bury rules , small soft gloves , winner to take
75 and the loser 25 per cent. JJurke's weigh
was l&l and Dempsoy's 15 $ pounds. At 15:30
the men entered the ring. There was diffi
culty In liudiug a referee and It was after
eleven when Frank Crockett for Burke and
Jack Ilolligan for Dempsey were chosen.
The men came to the scratch promptly.
Dempsey touckeit ISurkc In the ribs and the
men became wary
In the second round Dcmpsoy landed his
left twice on liurke's stomach. 'Ibo men
clinched but broke away , and liurko got in
two right-handers on Dempsey's mouth , then
a terriilc left-hander on the neck , following It
with another on Dempsoy's rlb.s.
The third and fourth rounds were unevent
ful until In tlio latter Dempsey was forced
against the ropes.
.Doiiipsoy opened the fifth with a vicious
left-hander nt Burko's stomach , which
missed , and the round closed with nobody
Dempsey was a trifle marred in the sixth
roundandgota heavy right-hander on his
head , followed ny an upper cut. Dempsey
rctellated on Burke/a mouth and bellows , but
received : i heavy ouo on thu close of the round
on his jaw.
In the seventh round the men sparred
warily for wind.
From tlio beginning of the eighth round
Ilnrko forced the lighting , but honors were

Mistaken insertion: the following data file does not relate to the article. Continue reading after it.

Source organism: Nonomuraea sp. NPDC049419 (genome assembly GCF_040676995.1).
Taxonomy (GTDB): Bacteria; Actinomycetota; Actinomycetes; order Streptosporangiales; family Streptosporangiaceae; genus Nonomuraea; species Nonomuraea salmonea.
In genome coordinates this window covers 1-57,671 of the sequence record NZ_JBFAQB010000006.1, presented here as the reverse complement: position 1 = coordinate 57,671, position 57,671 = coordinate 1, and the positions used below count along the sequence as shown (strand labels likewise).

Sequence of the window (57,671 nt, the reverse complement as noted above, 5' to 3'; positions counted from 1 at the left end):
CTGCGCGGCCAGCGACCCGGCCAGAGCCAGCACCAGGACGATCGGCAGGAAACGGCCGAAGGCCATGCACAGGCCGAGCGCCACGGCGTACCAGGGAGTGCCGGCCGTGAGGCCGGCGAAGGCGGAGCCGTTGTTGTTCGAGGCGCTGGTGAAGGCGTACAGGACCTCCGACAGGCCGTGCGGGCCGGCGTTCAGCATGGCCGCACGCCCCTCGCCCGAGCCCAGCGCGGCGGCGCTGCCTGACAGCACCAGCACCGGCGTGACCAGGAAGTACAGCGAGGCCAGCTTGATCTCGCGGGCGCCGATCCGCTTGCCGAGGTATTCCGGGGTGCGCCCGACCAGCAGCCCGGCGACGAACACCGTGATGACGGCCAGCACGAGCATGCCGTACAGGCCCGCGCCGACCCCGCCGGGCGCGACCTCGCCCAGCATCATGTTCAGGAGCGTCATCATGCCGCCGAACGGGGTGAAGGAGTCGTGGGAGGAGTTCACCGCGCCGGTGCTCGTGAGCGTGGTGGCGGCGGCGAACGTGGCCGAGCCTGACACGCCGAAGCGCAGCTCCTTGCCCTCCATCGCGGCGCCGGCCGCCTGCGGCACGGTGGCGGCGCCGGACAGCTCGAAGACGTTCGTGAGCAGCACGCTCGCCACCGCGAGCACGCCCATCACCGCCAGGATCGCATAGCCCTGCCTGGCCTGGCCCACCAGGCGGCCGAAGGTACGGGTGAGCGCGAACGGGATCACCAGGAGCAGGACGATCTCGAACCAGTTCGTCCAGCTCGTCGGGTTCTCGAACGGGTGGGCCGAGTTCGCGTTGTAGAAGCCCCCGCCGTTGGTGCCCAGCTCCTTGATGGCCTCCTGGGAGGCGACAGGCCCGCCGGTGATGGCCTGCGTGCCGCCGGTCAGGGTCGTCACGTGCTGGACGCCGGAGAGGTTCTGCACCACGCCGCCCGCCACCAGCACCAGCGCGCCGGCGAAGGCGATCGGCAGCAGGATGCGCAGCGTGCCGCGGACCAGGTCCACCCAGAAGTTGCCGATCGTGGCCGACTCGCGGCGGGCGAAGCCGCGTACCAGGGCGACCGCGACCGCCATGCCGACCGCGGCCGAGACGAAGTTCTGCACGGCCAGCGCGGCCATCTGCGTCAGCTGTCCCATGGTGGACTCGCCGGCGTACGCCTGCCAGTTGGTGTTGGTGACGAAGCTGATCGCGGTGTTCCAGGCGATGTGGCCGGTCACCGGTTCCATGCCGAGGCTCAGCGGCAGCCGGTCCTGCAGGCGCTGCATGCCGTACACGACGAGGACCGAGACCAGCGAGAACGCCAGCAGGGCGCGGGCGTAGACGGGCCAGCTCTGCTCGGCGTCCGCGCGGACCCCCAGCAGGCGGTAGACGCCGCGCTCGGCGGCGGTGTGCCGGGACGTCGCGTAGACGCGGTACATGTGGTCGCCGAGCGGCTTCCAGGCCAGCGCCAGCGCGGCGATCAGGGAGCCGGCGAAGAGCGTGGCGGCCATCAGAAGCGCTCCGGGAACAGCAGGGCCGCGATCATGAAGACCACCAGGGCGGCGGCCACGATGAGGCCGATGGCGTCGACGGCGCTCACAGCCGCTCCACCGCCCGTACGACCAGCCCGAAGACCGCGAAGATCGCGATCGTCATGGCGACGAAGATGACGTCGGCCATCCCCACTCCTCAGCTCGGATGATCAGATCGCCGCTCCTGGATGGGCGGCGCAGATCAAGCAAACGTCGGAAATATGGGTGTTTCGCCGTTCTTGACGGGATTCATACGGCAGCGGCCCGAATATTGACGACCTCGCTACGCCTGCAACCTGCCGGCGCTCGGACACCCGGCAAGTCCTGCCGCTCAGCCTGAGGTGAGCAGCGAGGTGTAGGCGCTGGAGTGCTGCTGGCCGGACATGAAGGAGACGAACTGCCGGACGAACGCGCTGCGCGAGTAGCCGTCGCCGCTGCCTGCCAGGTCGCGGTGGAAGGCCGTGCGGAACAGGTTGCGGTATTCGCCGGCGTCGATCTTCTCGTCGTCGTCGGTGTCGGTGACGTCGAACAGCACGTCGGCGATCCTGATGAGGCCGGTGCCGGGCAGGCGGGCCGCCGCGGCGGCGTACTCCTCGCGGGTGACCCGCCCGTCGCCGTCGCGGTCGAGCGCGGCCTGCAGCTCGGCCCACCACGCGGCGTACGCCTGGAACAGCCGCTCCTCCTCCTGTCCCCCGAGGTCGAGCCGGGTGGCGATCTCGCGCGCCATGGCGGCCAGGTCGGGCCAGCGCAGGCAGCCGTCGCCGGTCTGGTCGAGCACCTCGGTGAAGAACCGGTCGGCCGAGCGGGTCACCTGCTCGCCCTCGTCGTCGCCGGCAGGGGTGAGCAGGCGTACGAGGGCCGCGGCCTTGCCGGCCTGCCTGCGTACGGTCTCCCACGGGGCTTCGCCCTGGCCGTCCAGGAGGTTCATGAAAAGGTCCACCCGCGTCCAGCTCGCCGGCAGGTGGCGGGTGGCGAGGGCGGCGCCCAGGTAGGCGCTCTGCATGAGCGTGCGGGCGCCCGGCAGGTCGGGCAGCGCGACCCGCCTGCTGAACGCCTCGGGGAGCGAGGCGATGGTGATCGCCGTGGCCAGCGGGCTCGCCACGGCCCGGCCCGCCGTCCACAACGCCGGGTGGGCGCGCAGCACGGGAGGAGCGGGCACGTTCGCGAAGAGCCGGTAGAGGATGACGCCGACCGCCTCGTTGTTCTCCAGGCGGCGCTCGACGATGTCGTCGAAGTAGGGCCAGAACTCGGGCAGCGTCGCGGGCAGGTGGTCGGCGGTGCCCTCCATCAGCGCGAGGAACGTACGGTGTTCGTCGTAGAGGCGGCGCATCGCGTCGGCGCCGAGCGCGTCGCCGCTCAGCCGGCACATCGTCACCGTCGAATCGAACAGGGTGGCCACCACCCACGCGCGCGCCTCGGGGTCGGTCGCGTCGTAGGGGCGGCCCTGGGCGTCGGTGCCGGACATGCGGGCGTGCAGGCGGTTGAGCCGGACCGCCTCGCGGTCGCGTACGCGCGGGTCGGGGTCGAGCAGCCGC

still even at the close of the round.
Toward the und of thu ninth round Kurko
took the offensive and tliu fighting became
heavy and close , botli men receiving some
In the tenth round Dempsey led short and
was caught with another right-hander on tlio
neck. Some one called time and the men
ceaseil lighting , hut on bolns ; called back
Uurko hit Dempsey a light body blow.
Tlio men , on time being called , retired to
their corners , Uurko taking off his gloves ,
while Dempsey remained seated. Uurke
cried out that the match was for ten rounds ,
and as they had been fought the match was
over. This view of the situation prevailed ,
and thu referees , being unable to decide the
match , declared it n draw.
McCaffrey Knocks Golden Out.
New Yonic , Nov. 24-1. Dominic McCaffrey
and James ( bparrow ) Golden fouuht with
gloves ten miles out of this city to-night for
§ 2,5000 a side and a purse of Sl.OOO. One
hundred and seventy-live spoiling characters
were present. The men wore kid gloves with
thu lingers cut off at the lirst joint , Queens-
In the Iirstround | Golden cot In three heavy